PITTSBURGH - With two straight wins in Florida, 2013 ended with a bang for the Rangers, but the new year started with a whimper.
The Eastern Conference-leading Penguins exposed the Rangers' defense early and often in Friday night's 5-2 Pittsburgh win. Ryan Callahan's return after missing 23 days with a knee sprain didn't provide much spark and Derek Dorsett broke his leg while blocking a shot.
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The Penguins are blessed with a top trio of Sidney Crosby, Chris Kunitz and James Neal -- a line that Henrik Lundqvist called "probably the best in the league" -- and they totaled three goals and seven points. Combined with depth from a quality farm system, the Penguins took a 4-0 lead into the third period before Mats Zuccarello and Ryan McDonagh scored. But Kunitz's second goal at 12:54 ended any threat.
"In the first period, we were letting them impose their will on us and we weren't doing anything to bring our game to them," said Marc Staal, who was victimized by a couple of unfortunate bounces.
Added McDonagh: "We were kind of standing around watching."
After Matt Niskanen's shot bounced off Crosby's skate in front, then Derek Stepan's stick, Kunitz swept the puck into a half-empty net at 13:09 of the first. From behind Lundqvist, Brian Gibbons -- one of the AHL players called up from Wilkes-Barre -- set up the wide-open Jussi Jokinen, without any coverage from Rick Nash, for the first of his two goals, a snap shot off the far post at 18:40. Jokinen made it 3-0 at 1:09 of the second and Crosby, with an incredible rising backhander from the lower right circle, beat Lundqvist high on the glove side at 18:29 after Staal couldn't handle a rolling puck.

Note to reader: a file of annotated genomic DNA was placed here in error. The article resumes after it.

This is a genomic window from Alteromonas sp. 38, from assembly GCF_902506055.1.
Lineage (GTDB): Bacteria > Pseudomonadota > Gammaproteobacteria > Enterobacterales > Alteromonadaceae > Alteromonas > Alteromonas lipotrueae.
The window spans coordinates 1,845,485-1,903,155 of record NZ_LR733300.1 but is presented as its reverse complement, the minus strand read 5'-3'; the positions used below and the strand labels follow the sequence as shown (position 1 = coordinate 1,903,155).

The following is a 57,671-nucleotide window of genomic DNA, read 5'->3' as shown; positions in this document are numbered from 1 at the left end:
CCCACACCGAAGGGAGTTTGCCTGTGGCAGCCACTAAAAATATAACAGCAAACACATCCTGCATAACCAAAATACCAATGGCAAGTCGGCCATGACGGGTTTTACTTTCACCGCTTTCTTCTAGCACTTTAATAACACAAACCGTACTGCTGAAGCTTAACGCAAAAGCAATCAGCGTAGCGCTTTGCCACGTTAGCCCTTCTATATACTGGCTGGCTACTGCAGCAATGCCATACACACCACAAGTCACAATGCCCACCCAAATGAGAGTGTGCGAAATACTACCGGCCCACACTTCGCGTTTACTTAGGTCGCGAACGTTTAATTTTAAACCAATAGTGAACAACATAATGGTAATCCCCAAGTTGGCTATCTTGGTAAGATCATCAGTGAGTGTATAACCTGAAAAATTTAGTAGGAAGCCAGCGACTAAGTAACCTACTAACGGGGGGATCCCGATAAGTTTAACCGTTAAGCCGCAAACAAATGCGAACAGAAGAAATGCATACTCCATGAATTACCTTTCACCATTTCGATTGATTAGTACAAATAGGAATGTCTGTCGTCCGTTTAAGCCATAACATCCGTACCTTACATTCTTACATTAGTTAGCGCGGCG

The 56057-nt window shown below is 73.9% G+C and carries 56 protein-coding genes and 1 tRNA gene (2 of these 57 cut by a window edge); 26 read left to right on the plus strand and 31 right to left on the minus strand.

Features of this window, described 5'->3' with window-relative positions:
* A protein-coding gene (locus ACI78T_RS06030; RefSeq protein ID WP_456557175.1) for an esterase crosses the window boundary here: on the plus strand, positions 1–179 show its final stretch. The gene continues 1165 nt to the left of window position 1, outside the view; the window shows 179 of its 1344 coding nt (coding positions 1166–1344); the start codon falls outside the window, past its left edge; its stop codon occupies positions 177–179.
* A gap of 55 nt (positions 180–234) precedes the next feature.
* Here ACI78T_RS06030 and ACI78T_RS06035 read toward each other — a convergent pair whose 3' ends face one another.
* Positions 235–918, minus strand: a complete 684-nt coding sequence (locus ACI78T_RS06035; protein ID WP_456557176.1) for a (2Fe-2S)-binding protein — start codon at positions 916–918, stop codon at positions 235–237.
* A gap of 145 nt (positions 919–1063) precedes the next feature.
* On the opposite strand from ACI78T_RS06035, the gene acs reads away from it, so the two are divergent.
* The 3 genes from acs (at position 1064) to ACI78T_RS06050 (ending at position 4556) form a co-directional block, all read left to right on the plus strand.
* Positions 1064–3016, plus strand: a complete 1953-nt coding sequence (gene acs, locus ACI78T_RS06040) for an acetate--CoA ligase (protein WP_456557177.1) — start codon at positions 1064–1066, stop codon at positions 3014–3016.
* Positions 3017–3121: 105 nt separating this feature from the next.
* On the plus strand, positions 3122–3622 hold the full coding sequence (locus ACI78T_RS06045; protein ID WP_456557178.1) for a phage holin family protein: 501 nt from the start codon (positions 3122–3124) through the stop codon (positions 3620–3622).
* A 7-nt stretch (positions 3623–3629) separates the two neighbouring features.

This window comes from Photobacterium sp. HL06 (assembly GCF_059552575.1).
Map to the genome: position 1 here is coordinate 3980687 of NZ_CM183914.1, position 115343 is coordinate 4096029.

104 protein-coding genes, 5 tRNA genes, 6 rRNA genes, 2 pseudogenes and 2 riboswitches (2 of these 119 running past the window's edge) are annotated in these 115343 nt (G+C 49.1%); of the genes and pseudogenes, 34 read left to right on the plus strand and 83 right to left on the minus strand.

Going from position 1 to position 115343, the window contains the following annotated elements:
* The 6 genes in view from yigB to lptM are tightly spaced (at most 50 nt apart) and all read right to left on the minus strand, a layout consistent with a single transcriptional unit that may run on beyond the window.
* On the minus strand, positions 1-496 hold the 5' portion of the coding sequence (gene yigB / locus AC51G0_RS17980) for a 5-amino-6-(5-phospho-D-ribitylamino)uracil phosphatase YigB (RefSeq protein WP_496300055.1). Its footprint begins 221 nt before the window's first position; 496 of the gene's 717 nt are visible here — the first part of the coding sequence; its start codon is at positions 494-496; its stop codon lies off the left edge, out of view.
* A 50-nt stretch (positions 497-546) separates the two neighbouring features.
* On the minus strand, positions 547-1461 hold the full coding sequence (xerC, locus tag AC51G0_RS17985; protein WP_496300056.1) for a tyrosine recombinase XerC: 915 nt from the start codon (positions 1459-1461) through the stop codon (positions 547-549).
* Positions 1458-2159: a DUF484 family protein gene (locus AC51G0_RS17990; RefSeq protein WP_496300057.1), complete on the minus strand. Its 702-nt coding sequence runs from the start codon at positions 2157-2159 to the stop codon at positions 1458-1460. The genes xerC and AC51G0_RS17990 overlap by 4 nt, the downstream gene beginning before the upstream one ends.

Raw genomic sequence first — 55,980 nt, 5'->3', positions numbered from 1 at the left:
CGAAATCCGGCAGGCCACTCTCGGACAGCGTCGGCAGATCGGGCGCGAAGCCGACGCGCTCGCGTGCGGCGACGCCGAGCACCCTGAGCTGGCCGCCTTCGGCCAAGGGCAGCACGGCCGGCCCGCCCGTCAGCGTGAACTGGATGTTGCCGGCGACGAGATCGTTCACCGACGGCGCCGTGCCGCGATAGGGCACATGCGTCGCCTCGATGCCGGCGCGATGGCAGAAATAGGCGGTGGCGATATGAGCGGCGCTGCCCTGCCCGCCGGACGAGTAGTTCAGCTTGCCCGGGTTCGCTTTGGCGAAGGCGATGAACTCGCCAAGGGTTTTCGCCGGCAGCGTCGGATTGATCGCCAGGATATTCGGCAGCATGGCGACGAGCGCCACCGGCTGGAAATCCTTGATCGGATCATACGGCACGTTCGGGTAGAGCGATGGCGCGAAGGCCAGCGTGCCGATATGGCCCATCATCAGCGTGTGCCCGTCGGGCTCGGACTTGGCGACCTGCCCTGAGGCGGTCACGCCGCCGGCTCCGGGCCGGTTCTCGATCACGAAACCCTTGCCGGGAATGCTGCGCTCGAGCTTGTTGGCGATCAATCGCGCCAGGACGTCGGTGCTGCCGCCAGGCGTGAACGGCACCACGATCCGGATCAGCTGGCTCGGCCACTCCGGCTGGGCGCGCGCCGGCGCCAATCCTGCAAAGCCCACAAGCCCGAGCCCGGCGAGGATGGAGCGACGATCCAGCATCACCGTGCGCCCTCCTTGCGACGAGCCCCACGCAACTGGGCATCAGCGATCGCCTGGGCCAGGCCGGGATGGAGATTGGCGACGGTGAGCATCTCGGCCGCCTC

In the third, Zuccarello scored on a wrist shot from the right side at 7:43. It was the 10th goal for the winger, who took the shot that McDonagh tipped in at 11:53 to make it 4-2. Zuccarello has four goals and five assists in the last eight games.
But Kunitz scored his second from a scrum in front a minute later after the puck bounced off Staal's shin, and Lundqvist could only look heavenward in frustration.
"I'm just disappointed, not surprised," said Lundqvist (23 saves). "Unfortunately, it was just too easy for them to create the big chances . . . It starts with good structure in our own end; we kind of just beat ourselves. They're going to hurt you if you're not 100 percent."
With the lead, the Penguins (30-12-1, 18-3 at home) got physical, leaving Dan Girardi and McDonagh getting up slowly after checks.
In the second and third, the Rangers did generate some pushback, and not only with 27 of their 35 shots on Marc-Andre Fleury. Callahan raced in to confront big Deryk Engelland, who collided with John Moore and left him with a bloody lip. With 3:43 left, Crosby wrestled McDonagh to the ice after a hit.
The Rangers (20-20-2) beat the Penguins, 5-1, at Madison Square Garden on Nov. 6 and lost, 4-3, in a shootout on Dec. 18. But last night, the poor coverage in the defensive zone was costly.
"Too many turnovers at our blue line, at their blue line," Nash said. "We've got some things we've got to clean up and have stronger starts, starting against Toronto Saturday."